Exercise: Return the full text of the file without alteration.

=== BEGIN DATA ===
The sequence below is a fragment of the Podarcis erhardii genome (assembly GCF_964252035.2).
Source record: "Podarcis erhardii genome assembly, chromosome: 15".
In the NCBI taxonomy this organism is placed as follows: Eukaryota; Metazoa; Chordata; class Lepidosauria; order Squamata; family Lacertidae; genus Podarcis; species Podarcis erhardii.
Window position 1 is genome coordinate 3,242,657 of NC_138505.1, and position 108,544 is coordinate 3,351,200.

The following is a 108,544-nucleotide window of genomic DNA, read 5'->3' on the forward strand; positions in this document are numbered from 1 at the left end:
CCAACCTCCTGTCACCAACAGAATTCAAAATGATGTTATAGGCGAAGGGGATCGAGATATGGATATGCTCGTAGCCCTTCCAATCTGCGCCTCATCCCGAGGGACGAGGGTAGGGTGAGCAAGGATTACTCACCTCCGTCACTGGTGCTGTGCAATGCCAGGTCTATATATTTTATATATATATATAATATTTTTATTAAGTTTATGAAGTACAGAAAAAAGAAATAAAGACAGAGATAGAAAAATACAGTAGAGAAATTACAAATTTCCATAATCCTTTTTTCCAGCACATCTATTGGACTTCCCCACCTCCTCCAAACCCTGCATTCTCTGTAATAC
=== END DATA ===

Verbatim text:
The sequence below is a fragment of the Podarcis erhardii genome (assembly GCF_964252035.2).
Source record: "Podarcis erhardii genome assembly, chromosome: 15".
In the NCBI taxonomy this organism is placed as follows: Eukaryota; Metazoa; Chordata; class Lepidosauria; order Squamata; family Lacertidae; genus Podarcis; species Podarcis erhardii.
Window position 1 is genome coordinate 3,242,657 of NC_138505.1, and position 108,544 is coordinate 3,351,200.

The following is a 108,544-nucleotide window of genomic DNA, read 5'->3' on the forward strand; positions in this document are numbered from 1 at the left end:
CCAACCTCCTGTCACCAACAGAATTCAAAATGATGTTATAGGCGAAGGGGATCGAGATATGGATATGCTCGTAGCCCTTCCAATCTGCGCCTCATCCCGAGGGACGAGGGTAGGGTGAGCAAGGATTACTCACCTCCGTCACTGGTGCTGTGCAATGCCAGGTCTATATATTTTATATATATATATAATATTTTTATTAAGTTTATGAAGTACAGAAAAAAGAAATAAAGACAGAGATAGAAAAATACAGTAGAGAAATTACAAATTTCCATAATCCTTTTTTCCAGCACATCTATTGGACTTCCCCACCTCCTCCAAACCCTGCATTCTCTGTAATAC